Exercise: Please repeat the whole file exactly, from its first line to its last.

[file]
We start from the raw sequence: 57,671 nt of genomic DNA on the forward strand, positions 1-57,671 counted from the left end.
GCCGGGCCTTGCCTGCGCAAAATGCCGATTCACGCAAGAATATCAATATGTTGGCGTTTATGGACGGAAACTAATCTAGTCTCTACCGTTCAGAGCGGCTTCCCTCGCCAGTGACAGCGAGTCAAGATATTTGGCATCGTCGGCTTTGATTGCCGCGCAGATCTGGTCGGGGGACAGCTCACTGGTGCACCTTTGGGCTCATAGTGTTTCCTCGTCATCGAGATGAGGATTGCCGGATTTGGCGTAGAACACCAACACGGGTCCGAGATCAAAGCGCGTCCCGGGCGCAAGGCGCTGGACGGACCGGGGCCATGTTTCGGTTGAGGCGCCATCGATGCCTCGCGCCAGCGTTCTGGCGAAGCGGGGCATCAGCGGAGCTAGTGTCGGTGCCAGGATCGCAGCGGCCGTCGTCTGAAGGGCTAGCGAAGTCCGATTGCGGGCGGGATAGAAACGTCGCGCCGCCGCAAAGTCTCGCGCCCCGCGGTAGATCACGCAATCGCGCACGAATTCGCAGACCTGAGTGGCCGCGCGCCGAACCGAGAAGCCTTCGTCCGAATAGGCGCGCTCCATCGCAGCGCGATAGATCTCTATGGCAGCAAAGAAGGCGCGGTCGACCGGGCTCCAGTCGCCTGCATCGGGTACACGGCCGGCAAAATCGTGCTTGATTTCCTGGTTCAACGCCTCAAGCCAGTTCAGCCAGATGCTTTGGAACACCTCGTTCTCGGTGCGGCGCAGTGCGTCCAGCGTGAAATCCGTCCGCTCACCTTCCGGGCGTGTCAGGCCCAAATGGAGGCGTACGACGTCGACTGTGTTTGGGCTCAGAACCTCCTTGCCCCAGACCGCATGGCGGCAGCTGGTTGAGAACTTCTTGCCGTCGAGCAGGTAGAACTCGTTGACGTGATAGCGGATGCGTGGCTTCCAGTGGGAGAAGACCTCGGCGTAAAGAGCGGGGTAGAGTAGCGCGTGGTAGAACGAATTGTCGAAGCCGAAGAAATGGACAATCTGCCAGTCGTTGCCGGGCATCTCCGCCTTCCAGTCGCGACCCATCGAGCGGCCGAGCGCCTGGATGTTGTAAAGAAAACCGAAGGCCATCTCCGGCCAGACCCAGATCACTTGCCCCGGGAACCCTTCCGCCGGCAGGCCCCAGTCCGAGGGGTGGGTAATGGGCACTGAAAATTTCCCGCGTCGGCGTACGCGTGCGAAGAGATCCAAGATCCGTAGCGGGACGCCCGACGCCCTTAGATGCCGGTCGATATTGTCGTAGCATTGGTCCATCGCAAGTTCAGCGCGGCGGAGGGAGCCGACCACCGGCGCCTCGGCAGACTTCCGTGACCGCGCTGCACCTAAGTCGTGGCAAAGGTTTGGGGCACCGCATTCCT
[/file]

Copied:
We start from the raw sequence: 57,671 nt of genomic DNA on the forward strand, positions 1-57,671 counted from the left end.
GCCGGGCCTTGCCTGCGCAAAATGCCGATTCACGCAAGAATATCAATATGTTGGCGTTTATGGACGGAAACTAATCTAGTCTCTACCGTTCAGAGCGGCTTCCCTCGCCAGTGACAGCGAGTCAAGATATTTGGCATCGTCGGCTTTGATTGCCGCGCAGATCTGGTCGGGGGACAGCTCACTGGTGCACCTTTGGGCTCATAGTGTTTCCTCGTCATCGAGATGAGGATTGCCGGATTTGGCGTAGAACACCAACACGGGTCCGAGATCAAAGCGCGTCCCGGGCGCAAGGCGCTGGACGGACCGGGGCCATGTTTCGGTTGAGGCGCCATCGATGCCTCGCGCCAGCGTTCTGGCGAAGCGGGGCATCAGCGGAGCTAGTGTCGGTGCCAGGATCGCAGCGGCCGTCGTCTGAAGGGCTAGCGAAGTCCGATTGCGGGCGGGATAGAAACGTCGCGCCGCCGCAAAGTCTCGCGCCCCGCGGTAGATCACGCAATCGCGCACGAATTCGCAGACCTGAGTGGCCGCGCGCCGAACCGAGAAGCCTTCGTCCGAATAGGCGCGCTCCATCGCAGCGCGATAGATCTCTATGGCAGCAAAGAAGGCGCGGTCGACCGGGCTCCAGTCGCCTGCATCGGGTACACGGCCGGCAAAATCGTGCTTGATTTCCTGGTTCAACGCCTCAAGCCAGTTCAGCCAGATGCTTTGGAACACCTCGTTCTCGGTGCGGCGCAGTGCGTCCAGCGTGAAATCCGTCCGCTCACCTTCCGGGCGTGTCAGGCCCAAATGGAGGCGTACGACGTCGACTGTGTTTGGGCTCAGAACCTCCTTGCCCCAGACCGCATGGCGGCAGCTGGTTGAGAACTTCTTGCCGTCGAGCAGGTAGAACTCGTTGACGTGATAGCGGATGCGTGGCTTCCAGTGGGAGAAGACCTCGGCGTAAAGAGCGGGGTAGAGTAGCGCGTGGTAGAACGAATTGTCGAAGCCGAAGAAATGGACAATCTGCCAGTCGTTGCCGGGCATCTCCGCCTTCCAGTCGCGACCCATCGAGCGGCCGAGCGCCTGGATGTTGTAAAGAAAACCGAAGGCCATCTCCGGCCAGACCCAGATCACTTGCCCCGGGAACCCTTCCGCCGGCAGGCCCCAGTCCGAGGGGTGGGTAATGGGCACTGAAAATTTCCCGCGTCGGCGTACGCGTGCGAAGAGATCCAAGATCCGTAGCGGGACGCCCGACGCCCTTAGATGCCGGTCGATATTGTCGTAGCATTGGTCCATCGCAAGTTCAGCGCGGCGGAGGGAGCCGACCACCGGCGCCTCGGCAGACTTCCGTGACCGCGCTGCACCTAAGTCGTGGCAAAGGTTTGGGGCACCGCATTCCT